Prerequisites: consent of both the faculty advisor and the minor supervisor, and CS/M/P 356.
M490  Actuarial Science Capstone (2 credits)
This course consists of student research on a topic from finance, mathematics, mathematical modeling, or statistics. Each student chooses a topic in consultation with the instructor, do appropriate background reading, and prepare an oral presentation and written paper on the topic. An exam covering material from Actuarial Exam P Probability and Actuarial Exam FMFinancial Mathematics is administered as part of this course.
Offered spring semester. Prerequisite: senior actuarial science major.
M491  Senior Seminar (2 credits)
This course consists of student presentations from mathematics, mathematical modeling, mathematics education, or statistics. Each student chooses a topic in consultation with the instructor, do appropriate background reading, and prepare an oral presentation and written paper on the topic. A senior assessment test is administered as part of this course.
Offered spring semester. Prerequisite: senior mathematics major.
M496/497  Mathematics Internship (117 credits)
This opportunity provides the student with experience in mathematical research or applications. The internship must be approved by the department and, depending on the nature of the internship, may be counted towards the major. Students generally are expected to give a presentation following the internship.
ST132  Reasoning with Statistics (3 credits)
This course is designed to develop student facility in the use of statistical methods and the understanding of statistical concepts. The course takes a practical approach based on statistical examples taken from everyday life. Topics include: descriptive and inferential statistics, an intuitive introduction to probability, estimation, hypothesis testing, chisquare tests, regression and correlation. Appropriate technology is used to perform the calculations for many applications, and correspondingly an emphasis is placed on interpreting the results of statistical procedures. Credit is not granted for this course and any of the following: BU215, B392 or ST232.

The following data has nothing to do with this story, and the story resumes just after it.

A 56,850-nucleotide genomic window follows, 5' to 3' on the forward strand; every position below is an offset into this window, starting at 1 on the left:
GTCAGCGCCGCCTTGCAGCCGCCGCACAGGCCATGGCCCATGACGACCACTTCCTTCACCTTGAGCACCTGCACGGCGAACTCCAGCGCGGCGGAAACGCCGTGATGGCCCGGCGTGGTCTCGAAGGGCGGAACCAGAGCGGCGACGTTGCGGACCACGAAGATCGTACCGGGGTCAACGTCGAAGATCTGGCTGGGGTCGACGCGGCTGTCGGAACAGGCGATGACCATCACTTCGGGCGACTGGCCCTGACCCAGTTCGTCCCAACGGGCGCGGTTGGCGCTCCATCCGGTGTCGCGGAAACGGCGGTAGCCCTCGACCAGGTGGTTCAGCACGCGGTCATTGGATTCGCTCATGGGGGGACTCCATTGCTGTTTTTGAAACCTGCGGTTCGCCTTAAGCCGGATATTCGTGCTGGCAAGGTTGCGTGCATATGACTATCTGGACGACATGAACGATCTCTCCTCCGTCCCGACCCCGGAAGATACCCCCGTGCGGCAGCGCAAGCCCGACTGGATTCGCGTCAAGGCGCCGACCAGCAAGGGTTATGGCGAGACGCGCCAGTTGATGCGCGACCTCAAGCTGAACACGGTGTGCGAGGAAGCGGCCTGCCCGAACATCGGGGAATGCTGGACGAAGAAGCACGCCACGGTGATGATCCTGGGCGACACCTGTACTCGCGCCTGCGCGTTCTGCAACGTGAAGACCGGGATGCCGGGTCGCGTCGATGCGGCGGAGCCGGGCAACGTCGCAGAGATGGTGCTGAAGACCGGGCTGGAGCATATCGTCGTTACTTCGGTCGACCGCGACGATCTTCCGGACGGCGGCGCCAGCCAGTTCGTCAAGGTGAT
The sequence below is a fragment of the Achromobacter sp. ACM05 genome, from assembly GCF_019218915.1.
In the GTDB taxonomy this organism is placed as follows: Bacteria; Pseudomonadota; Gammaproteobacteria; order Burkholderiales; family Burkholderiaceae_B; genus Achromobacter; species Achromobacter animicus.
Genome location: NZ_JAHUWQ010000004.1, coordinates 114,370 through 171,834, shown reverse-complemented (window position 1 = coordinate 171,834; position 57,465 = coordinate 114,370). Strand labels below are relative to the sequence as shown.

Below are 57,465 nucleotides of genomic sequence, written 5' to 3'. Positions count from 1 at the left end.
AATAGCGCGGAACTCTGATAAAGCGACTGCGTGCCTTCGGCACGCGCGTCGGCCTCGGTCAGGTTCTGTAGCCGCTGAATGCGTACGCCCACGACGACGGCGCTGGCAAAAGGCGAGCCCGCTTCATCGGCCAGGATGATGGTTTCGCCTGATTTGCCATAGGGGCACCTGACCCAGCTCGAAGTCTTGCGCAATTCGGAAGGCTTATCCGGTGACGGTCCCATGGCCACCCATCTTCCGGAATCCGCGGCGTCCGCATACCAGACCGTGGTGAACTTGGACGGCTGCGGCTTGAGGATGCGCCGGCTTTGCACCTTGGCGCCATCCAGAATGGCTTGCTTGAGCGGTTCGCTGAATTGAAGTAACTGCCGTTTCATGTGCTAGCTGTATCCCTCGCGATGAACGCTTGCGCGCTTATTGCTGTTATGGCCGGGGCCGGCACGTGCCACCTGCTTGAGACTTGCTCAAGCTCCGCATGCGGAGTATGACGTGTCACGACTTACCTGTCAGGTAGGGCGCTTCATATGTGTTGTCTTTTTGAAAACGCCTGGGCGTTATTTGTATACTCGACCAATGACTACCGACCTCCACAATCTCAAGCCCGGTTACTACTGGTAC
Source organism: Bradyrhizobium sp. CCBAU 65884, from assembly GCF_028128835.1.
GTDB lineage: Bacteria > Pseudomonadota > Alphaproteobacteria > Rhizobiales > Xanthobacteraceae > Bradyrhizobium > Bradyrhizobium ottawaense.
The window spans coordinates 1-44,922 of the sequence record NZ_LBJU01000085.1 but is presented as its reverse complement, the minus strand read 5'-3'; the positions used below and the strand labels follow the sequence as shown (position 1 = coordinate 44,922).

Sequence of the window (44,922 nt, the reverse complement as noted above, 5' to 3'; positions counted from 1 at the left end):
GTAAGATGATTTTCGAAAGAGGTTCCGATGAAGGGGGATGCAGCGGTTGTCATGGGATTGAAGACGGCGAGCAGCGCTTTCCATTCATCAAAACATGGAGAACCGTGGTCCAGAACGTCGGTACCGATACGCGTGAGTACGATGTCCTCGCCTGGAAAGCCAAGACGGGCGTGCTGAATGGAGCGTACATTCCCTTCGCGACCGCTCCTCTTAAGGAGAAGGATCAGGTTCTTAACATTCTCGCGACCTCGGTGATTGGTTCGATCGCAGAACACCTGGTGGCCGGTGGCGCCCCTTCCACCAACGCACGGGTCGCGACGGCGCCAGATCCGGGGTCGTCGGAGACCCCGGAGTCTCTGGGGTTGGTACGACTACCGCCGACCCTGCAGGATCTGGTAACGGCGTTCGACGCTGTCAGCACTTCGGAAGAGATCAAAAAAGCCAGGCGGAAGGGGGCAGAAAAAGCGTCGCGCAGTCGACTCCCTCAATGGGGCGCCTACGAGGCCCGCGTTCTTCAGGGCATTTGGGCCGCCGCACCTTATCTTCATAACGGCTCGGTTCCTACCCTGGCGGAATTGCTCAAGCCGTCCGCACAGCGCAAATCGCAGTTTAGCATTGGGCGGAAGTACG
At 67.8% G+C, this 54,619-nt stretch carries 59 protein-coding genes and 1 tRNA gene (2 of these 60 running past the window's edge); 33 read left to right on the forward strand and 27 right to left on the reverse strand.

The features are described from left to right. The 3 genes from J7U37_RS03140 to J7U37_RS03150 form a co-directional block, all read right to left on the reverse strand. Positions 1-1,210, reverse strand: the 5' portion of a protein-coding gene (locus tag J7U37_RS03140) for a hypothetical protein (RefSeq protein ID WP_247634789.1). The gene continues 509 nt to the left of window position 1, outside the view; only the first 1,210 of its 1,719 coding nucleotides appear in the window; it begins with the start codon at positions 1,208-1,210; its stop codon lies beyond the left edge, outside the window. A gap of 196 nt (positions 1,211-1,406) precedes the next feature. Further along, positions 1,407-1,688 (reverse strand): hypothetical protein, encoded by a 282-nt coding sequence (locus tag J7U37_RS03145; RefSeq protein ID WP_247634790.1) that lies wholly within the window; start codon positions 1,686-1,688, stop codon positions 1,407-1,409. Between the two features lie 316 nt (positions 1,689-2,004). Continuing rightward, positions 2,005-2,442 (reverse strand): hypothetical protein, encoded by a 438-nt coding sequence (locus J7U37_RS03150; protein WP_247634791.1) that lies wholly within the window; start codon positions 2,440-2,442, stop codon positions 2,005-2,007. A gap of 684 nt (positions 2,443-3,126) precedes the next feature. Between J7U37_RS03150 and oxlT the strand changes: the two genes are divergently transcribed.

Prerequisite: mathematics competency.
ST232  Introduction to Statistics (2 credits)
This course is designed to provide the basic ideas and techniques of statistics. Topics include: descriptive and inferential statistics, an intuitive introduction to probability, estimation, hypothesis testing, chisquare tests, regression and correlation. This course makes significant use of appropriate technology. Topics in this course are treated at a higher mathematical level than they are treated in ST132. Credit is not granted for this course and any of the following: BU215, B392 or ST132.
Offered fall semester. Prerequisite: departmental placement or minimum C grade in M148.
Prerequisites:
M115 College Algebra
ST350359  Special Topics (3 credits)
Selected topics in statistics may be offered depending on student interest.
ST371  Applied Regression Analysis (3 credits)
This course provides students with an introduction to linear and nonlinear models in statistics. Topics include: linear regression, multiple regression, one, two, and higherway analysis of variance, and popular experimental designs. Realworld problems are analyzed using appropriate technology.
Prerequisites: M251, M332, and ST232.
ST373  Design of Experiments (3 credits)
This course provides an introduction to the principles of the design of experiments from a statistical perspective. Topics include: Analysis of variance, covariance, randomization, completely randomized, randomized block, Latinsquare, factorial, response surface methods and other designs.
Prerequisites: M152 and ST232.
ST431  Mathematical Statistics I (3 credits)
This course provides a mathematical treatment of probability and statistics. Topics include: several descriptions of the concept of probability, univariate and bivariate probability distributions, joint and marginal probability distributions, covariance, hypothesis testing, estimation, data analysis, and sampling distributions.
Prerequisites: M332 (may be concurrent) and ST232.
ST496/497  Statistics Internship (117 credits)
This opportunity provides the student with experience and training in statistical techniques. The internship must be approved by the department and, depending on the nature of the internship, may be counted towards the major. Students usually are expected to give a presentation following the experience.